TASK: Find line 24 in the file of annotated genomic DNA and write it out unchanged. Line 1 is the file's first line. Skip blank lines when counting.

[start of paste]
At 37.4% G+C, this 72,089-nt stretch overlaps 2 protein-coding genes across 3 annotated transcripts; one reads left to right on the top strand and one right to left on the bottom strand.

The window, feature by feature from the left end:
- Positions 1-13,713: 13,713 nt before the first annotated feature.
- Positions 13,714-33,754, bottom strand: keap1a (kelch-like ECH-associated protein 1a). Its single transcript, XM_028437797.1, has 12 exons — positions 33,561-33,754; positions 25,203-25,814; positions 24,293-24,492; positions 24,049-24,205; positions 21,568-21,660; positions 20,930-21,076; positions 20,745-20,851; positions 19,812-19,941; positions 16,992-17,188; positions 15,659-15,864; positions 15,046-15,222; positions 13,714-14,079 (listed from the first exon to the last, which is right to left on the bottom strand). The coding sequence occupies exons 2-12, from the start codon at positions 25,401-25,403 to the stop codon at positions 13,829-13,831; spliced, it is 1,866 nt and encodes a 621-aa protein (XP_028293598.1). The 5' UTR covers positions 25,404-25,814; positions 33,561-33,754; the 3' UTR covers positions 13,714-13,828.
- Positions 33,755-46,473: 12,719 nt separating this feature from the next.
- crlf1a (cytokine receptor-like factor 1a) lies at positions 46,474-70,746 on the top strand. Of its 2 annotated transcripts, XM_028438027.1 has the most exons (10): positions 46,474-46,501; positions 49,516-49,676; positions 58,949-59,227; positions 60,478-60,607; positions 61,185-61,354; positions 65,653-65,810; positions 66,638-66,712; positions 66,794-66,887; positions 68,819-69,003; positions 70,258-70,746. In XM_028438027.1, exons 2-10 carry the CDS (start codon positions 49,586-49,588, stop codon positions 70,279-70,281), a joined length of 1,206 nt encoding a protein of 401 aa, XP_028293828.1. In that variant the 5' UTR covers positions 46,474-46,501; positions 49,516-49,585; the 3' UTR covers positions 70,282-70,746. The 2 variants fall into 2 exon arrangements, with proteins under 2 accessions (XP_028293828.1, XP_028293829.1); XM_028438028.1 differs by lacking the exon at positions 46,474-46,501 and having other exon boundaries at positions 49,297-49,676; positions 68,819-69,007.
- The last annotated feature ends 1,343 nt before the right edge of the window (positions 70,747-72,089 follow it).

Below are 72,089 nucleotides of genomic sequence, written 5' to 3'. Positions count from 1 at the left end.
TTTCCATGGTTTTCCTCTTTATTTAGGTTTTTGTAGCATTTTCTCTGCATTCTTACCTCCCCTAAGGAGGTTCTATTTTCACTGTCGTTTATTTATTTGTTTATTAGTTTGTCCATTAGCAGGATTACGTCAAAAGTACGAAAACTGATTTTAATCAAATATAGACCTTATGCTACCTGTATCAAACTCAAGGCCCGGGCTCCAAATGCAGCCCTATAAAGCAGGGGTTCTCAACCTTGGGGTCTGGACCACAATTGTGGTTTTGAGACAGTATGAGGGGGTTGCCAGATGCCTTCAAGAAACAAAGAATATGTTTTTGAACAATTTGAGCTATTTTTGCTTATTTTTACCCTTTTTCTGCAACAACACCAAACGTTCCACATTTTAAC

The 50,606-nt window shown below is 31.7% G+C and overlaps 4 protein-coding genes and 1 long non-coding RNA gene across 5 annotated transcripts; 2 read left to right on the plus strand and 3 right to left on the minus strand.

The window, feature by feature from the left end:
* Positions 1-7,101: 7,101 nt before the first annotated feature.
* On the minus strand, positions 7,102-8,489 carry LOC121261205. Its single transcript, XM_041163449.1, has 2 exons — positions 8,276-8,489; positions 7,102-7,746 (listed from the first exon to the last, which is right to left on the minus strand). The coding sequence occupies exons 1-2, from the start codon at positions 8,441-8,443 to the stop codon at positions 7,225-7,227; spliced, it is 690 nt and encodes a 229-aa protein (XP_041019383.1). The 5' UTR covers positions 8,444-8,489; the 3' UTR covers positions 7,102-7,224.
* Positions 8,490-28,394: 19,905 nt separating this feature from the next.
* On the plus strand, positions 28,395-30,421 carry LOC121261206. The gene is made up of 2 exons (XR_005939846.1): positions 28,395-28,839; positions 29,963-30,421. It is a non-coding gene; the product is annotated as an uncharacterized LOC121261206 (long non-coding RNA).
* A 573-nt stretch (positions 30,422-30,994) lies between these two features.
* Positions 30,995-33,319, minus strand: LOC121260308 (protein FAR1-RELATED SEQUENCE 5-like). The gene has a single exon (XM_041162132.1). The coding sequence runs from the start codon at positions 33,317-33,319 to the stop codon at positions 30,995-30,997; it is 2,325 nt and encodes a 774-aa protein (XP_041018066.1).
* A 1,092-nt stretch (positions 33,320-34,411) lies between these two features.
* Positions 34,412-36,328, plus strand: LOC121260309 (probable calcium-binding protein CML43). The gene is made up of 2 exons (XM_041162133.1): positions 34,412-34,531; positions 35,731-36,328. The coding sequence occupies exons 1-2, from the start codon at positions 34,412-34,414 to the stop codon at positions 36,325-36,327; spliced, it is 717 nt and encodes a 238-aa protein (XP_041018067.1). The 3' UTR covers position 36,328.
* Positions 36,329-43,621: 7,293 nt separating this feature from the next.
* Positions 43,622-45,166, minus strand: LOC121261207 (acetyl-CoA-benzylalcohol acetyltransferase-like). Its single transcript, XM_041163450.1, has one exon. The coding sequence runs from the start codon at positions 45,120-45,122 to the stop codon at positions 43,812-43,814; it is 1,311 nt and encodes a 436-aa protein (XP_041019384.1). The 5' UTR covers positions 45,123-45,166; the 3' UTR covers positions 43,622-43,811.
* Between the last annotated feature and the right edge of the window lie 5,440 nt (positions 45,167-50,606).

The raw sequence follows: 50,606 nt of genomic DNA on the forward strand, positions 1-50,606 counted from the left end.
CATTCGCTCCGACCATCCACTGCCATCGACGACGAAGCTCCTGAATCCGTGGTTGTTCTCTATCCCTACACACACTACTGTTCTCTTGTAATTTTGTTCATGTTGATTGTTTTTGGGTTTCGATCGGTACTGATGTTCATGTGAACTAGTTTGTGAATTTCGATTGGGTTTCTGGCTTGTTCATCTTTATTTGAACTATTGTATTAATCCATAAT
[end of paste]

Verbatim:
CATTCGCTCCGACCATCCACTGCCATCGACGACGAAGCTCCTGAATCCGTGGTTGTTCTCTATCCCTACACACACTACTGTTCTCTTGTAATTTTGTTCATGTTGATTGTTTTTGGGTTTCGATCGGTACTGATGTTCATGTGAACTAGTTTGTGAATTTCGATTGGGTTTCTGGCTTGTTCATCTTTATTTGAACTATTGTATTAATCCATAAT